Author: Ron Graham
Expressing his zeal for the glory and salvation of Zion, the prophet Isaiah said, "You shall be called by a new name which the mouth of the Lord shall designate" (Isaiah 62:2).
Note —ZION: Isaiah mentions Zion 47 times. Zion is a mountain of Jerusalem. However Zion is used as a poetic term for all Jerusalem and its environs as shown in the parallelism of this verse: “For Zion’s sake I will not be silent, and for Jerusalem’s sake I will not keep quiet” (Isaiah 62:1). Zion is also used to refer to the kingdom of heaven, the church. It was this Zion for which the LORD would speak a new name.
How strange it is therefore, to find people professing to follow Christ, yet designating themselves by all kinds of names which the mouth of the Lord did not name.
When I first wrote this lesson, just out of curiosity I looked up the directory of religious organizations in the area where I lived. There were many more different names than I expected. Here is a random sample of some of the names I found:
Church of Christ Scientist
Zion Particular Baptist
Society of Friends
Free Serbian Orthodox Church
Christian Revival Crusade
Seventh Day Adventist
Roman Catholic Church
One might search the scriptures till one is wrinkled and grey, but not one of the above is a name which "the mouth of the Lord designates" for his people. The same may be said of dozens of other names by which people designate themselves as followers of Christ.
Let us have a brief look at how the New Testament writers designated and described the people of God.
There are proper scriptural names and descriptions for the church or "called out people" of Christ. In the New Testament, the church is called "The church of God" (Acts 20:28, 1Timothy 3:5,15, 1Corinthians 1:2). Paul also called these churches "the churches of Christ" (Romans 16:16).
Why does any church want to call itself anything more than the church of God or the church of Christ? This Biblical designation does not divide and distinguish as man-made names do.
There are many descriptions and metaphors used in the New Testament for the followers of Christ. Strictly speaking none of these is used as "a name", however it is proper (and not in any way divisive or denominational) to use these terms and descriptions when speaking of the church and those who belong to it.
Some examples are: "disciples" (Acts 11:26), "the flock" (Acts 20:28), "the called of Christ... beloved of God" (Romans 1:6-7), "brothers [and sisters]" (1Corinthians 15:6), "saints... Christ's kingdom... Christ's body" (Colossians 1:12,13,18), "God's household" (1Timothy 3:15).
There is one name that deserves our special attention. "the disciples were first called Christians in Antioch" (Acts 11:26). This name "Christians" is sometimes said to be a nickname that the general public gave to the disciples, as if to say that the name was designated profanely and adopted arbitrarily, rather than coming from the mouth of the Lord. I have never been able to find any grounds for this assertion.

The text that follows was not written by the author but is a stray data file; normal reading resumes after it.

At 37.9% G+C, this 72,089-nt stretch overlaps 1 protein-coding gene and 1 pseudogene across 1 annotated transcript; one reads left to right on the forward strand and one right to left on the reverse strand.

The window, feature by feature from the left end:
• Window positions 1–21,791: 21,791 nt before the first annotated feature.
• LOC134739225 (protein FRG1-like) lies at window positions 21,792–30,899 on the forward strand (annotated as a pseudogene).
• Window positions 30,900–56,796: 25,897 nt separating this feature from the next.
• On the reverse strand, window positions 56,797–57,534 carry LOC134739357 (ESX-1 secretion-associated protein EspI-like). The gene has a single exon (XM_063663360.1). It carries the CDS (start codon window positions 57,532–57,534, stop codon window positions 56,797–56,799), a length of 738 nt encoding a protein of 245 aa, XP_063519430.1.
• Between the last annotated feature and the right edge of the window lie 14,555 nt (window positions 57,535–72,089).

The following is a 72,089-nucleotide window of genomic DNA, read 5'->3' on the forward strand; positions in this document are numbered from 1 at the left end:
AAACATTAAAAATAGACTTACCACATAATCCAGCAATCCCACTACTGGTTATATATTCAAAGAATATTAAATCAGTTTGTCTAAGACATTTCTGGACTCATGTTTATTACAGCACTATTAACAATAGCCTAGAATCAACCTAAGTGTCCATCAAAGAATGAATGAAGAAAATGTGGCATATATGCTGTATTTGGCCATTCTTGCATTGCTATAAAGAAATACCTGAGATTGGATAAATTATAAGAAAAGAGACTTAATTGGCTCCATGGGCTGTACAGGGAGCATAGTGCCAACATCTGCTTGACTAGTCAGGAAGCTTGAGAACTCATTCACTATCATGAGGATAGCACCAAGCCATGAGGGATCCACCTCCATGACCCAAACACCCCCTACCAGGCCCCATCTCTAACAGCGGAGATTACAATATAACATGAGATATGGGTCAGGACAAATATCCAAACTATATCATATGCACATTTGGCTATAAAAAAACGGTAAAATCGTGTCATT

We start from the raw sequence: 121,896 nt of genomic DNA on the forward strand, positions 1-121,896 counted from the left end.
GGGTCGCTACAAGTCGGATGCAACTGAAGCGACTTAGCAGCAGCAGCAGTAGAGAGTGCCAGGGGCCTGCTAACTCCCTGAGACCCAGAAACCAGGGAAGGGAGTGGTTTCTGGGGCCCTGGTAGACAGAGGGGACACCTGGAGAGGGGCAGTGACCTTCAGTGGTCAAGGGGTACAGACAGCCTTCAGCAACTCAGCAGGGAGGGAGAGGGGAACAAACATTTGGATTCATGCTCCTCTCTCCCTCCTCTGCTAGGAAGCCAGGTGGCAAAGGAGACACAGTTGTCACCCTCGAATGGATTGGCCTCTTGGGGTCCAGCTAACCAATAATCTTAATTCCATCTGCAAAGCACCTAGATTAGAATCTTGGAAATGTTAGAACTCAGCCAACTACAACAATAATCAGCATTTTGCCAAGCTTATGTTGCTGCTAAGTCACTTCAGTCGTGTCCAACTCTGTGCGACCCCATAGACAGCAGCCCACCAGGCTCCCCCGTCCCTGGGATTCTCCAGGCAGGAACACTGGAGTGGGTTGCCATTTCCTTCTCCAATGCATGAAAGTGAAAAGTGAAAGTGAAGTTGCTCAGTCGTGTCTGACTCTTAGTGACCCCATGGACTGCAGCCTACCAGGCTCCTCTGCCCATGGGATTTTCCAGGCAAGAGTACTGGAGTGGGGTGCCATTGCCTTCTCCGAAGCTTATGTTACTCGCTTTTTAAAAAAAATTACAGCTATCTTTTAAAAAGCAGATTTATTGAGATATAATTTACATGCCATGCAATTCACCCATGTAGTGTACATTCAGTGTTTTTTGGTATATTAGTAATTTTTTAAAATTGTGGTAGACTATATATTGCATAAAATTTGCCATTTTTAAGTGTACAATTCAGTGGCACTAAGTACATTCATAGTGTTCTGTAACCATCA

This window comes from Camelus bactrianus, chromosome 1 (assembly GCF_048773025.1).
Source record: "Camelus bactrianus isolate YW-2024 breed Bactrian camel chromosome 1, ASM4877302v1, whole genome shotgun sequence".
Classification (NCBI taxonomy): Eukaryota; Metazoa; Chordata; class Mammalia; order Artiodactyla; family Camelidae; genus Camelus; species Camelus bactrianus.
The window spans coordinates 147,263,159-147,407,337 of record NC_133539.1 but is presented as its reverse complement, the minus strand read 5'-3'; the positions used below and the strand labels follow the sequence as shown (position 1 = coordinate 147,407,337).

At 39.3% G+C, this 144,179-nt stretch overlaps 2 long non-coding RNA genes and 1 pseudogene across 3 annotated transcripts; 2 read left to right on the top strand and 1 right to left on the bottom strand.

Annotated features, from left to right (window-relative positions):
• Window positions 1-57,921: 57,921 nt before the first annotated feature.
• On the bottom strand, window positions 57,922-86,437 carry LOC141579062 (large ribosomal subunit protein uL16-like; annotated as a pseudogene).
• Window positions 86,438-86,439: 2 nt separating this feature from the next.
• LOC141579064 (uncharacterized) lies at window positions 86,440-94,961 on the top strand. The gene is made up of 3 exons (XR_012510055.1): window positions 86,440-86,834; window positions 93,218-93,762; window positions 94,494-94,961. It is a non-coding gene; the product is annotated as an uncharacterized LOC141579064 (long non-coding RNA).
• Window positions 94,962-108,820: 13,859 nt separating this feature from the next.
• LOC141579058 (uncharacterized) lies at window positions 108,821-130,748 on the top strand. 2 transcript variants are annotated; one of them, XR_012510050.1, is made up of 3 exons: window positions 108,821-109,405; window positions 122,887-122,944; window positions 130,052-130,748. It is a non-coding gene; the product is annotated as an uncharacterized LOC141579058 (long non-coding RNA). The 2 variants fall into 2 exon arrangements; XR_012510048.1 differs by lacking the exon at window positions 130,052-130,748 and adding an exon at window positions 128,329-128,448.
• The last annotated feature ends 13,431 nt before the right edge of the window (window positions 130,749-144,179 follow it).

Note —ANTIOCH: This is the Antioch in Syria north of Jerusalem. It was where the second church of Christ was established.
Peter said of the name "Christian" that we "glorify God in this name" (1Peter 4:16). Why not be just to be simply Christians?
One important function and purpose of a name, is to distinguish people from one another. Our passage from Isaiah (Isaiah 62:1-5) pictures the church (the new Jerusalem) as a bride. She shines like a burning torch among the nations. She is a spiritual kingdom distinguished from the world. When we come into the church we are joined to Christ and become separated from the world. That is the only separation that there should be. The name we wear religiously should imply no other distinction.
Instead, those professing to be Christians commonly separate themselves and distinguish themselves from one another by forming or perpetuating "denominations". They invent names to mark those distinctions and divisions.
Note —DENOMINATIONS: This term is related to the word 'denominate' (from the Latin denominare) which means to name, especially so as to indicate a separate class within a whole. The idea of denominations in the church is foreign to the New Testament, and we Christians should glorify God in the name of Christ only. We should neither wear names invented by men nor belong to their schisms.
Paul condemned this practice and said, "there must be no divisions among you" (1Corinthians 1:10). Jesus prayed of his followers, "that they all may be one (John 17:21). Do we fulfill his prayer by making divisive names for ourselves?
One of the first steps to digression is to begin using names that distinguish one church from another. One of the first steps to unity is to rid ourselves of all distinctive and divisive names, and to use only the name that the mouth of the Lord has designated. That name will distinguish us from the world, but will not distinguish us from one another as followers of Christ.